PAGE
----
There are over a dozen suppliers of MEMS microphones worldwide, according to the latest IHS report MEMS and Sensors Report, Microphones 2014 -- with Knowles far ahead of the second-tier suppliers -- many of which are getting their die from Infineon, Omron or MEMSense. Note Akustica is owned by Bosch and Invensense bought Analog Devices MEMS microphone business in 2013. Click here for larger image
MEMS microphone makers worldwide are cashing in on a market that will top $1 billion in sales in 2014 according to IHS Inc. (Englewood, Colo.). The majority of the die inside these MEMS microphones come from just a few suppliers:
Knowles Corp. (Itasca, Ill.) makes its own dies;
Infineon Technologies AG (Neubiberg, Germany) supplies dies to AAC Technologies Holdings Inc. (Shenzhen, China), Goertek Inc. (Shandong, China), Best Sound Electronics, BSE Co. Ltd. (Seoul, Korea), Hosiden Corp. (Osaka, Japan), Gettop Acoustic Co. Ltd. (ShanDong, China) and others;
Invensense Inc. (San Jose, Calif.), who bought Analog Devices unique single-chip CMOS MEMS microphone business in 2013, uses TSMC foundry;
While always using its own interface device STMicroelectronics (Geneva, Switzerland) sources the mechanical chip for some of its MEMS microphones from Omron Corp. (Kyoto, Japan);
A handful of others also make their own proprietary MEMS microphone dies, notably Akustica (manufactured by parent company Robert Bosch GmbH, Stuttgart, Germany), Wolfson Microelectronics pic, Edinburgh U.K. (acquired by Cirrus Logic, Inc., Austin, Texas) is believed by IHS to be using a Teledyne Dalsa Inc. (Waterloo, Canada) foundry;
and several Chinese and Japanese manufacturers are making MEMS microphone die, such as MEMSensing Microsystems Co., Ltd. (Suzhou, China) and New Japan Radio Co. (NJRC, Tokyo).
You still need multiple microphones for directionality -- The wider you space them, the more accurate the beamforming. This is a problem we fight in hearing aids & cochlear implant speech processors due to limited size on the spine of BTE & RIC devices.
Yes, we'll definitely see SNR continue to improve and at lower price points. What is even more important, in my mind, is that a unidirectional MEMS microphone with high SNR can replace multiple-microphone arrays - today. That means, even if the per unit cost is still at a premium, the value prop still makes sense. At a high level, one device means the total system is easier to design and manufacture, less space is taken up on an already tight motherboard, and there will be fewer points of failure (not to mention lower power, heat, etc., etc.). I'm just wondering about uptake of the Harman product though because I haven't seen much written about it to know how well it works.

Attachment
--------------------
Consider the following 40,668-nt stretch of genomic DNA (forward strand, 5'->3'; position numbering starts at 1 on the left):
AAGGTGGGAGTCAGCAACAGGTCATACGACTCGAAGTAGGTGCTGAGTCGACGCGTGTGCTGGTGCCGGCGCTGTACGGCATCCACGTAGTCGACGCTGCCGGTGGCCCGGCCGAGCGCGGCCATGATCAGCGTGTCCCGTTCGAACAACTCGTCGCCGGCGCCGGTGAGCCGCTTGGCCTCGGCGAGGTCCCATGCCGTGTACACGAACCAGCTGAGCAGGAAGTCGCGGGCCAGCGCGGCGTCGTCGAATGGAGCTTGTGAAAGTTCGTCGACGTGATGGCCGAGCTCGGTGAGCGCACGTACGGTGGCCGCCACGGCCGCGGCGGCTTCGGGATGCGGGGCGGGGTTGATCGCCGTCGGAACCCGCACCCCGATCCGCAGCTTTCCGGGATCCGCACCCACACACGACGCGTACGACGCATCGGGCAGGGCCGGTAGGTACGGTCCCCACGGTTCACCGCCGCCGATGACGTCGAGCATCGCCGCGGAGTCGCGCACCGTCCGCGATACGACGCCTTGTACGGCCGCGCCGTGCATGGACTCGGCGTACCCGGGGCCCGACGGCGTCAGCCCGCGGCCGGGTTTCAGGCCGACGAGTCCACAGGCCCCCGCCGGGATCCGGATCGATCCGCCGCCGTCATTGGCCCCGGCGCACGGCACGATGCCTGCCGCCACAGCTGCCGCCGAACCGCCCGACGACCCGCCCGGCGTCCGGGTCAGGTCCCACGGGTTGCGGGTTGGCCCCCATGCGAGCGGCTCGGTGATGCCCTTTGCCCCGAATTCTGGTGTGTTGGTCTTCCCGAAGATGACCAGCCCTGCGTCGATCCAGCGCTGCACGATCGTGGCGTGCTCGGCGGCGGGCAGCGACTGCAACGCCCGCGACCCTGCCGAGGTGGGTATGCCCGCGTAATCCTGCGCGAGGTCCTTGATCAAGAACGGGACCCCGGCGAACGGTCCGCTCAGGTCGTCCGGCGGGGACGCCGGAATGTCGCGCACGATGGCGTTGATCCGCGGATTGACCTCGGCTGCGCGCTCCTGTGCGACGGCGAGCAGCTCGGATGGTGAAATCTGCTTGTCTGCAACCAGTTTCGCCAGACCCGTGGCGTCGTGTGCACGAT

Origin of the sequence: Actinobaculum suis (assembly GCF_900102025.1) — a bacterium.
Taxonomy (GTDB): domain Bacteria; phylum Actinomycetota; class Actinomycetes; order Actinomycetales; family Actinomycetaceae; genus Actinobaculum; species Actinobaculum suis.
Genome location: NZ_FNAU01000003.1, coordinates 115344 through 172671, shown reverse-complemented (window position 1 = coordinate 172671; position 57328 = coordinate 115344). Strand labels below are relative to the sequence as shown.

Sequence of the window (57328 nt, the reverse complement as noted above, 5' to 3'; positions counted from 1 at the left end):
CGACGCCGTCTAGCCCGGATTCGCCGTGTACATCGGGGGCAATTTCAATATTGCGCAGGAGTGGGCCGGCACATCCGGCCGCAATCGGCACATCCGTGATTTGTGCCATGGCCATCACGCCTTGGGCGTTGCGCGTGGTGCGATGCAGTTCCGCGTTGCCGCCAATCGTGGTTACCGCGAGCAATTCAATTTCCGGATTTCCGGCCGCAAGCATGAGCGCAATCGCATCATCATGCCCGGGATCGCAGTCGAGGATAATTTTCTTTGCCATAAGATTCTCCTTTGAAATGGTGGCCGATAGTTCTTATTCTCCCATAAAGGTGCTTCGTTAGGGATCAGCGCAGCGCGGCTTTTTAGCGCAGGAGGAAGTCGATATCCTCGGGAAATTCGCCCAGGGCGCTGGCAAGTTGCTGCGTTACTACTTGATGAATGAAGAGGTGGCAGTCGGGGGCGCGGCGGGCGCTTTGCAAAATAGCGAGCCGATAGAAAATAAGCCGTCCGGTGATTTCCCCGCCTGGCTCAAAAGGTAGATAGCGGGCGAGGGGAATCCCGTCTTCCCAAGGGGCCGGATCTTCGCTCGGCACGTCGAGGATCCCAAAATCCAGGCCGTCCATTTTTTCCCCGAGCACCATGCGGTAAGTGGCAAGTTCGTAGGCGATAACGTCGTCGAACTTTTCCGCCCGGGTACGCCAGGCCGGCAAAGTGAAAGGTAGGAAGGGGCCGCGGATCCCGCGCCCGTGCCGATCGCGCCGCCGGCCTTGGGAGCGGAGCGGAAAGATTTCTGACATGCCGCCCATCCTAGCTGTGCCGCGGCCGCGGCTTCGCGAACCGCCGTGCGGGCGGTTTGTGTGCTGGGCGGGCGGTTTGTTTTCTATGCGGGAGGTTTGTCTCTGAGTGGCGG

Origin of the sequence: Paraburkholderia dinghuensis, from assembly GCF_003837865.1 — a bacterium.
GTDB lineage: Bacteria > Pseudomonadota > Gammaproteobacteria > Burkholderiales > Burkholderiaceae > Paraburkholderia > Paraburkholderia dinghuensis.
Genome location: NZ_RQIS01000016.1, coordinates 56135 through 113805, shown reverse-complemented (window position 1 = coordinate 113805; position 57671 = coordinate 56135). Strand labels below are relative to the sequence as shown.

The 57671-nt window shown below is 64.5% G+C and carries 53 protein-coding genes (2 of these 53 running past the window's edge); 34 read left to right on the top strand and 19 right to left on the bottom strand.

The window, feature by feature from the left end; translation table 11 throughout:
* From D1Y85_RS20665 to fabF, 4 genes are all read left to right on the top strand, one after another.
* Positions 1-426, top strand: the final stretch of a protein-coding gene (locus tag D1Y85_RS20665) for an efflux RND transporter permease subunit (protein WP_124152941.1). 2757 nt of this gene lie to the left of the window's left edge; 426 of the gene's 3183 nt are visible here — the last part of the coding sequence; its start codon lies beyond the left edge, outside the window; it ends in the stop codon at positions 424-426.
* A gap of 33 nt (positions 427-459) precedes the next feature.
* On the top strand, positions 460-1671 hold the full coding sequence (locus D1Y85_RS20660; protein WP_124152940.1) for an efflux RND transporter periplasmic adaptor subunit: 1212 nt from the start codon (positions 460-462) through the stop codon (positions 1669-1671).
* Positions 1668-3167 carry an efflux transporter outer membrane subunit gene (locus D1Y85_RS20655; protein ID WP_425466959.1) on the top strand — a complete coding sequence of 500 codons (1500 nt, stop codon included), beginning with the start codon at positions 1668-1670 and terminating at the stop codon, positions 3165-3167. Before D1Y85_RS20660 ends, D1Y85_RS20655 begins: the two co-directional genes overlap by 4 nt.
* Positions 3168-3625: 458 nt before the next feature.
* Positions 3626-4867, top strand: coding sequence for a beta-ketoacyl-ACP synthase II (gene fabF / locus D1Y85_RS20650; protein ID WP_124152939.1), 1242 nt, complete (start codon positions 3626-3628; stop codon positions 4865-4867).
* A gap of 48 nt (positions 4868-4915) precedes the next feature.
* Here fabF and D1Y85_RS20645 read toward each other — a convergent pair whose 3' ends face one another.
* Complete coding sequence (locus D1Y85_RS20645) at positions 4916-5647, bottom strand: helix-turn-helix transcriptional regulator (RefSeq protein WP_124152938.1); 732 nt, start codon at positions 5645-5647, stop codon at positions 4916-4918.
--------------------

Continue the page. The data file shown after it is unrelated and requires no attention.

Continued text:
According to the analysts, all the high-end smartphone makers are going for as much SNR as they can get, and are willing to pay the premium price they demand. The reason is that the voice recognition and noise canceling algorithms work so much better, low-volume voice calls are easier to understand and the quality of the soundtrack on video recordings is even more important than the video quality. Of course, like everything else, as volume production ramps up and prices go down the other-than-top-line-models will start to adapt HD mics too.
In January Harman announced unidirectional analog and digital MEMS microphones with SNR (signal-to-noise ratio) up to 68 dBA. Have you come across anyone designing these in yet? If a single MEMS microphone can replace multi-mic arrays for noise cancelation, it should speed adoption by significantly reducing the cost and space required within the target device. Thoughts?
All your arguements for digital outputs are valid, and in fact the first startup's first microphone (Akustica) had digital outputs. Unfortunately, its kind of like the VHS versus Beta video take war--if you can remember that far back--everybody was already set up for analog mics (electrets) so much so that even Akustica has had to acquiesce a prodeuce analog models. But I am with you, and think hat eventually all MEMS mics will be digital.
It would be interesting to know how far digital microphones (DMICs) -- MEMS mics that include the A/D converter -- have penetrated within the overall MEMS mic market. From an interface perspective, integrating the A/D into the same package as the MEMS makes so much more sense -- especially for applications requiring many microphones (beam-forming arrays, etc.). From the perspective of the audio processor at the receiving end, the two-wire PDM data & clock interface from a DMIC is so much easier to handle than a low-level analog signal, that it's probably well worth the extra cost of the MEMS mics with built-in A/D converters.
Oh that's an answer with fact figures; my estimation was based on the observation of my own. But yes it is very true that MEMS Mics will be having more chances of acceptance in other left out application with possible use of it for betterment.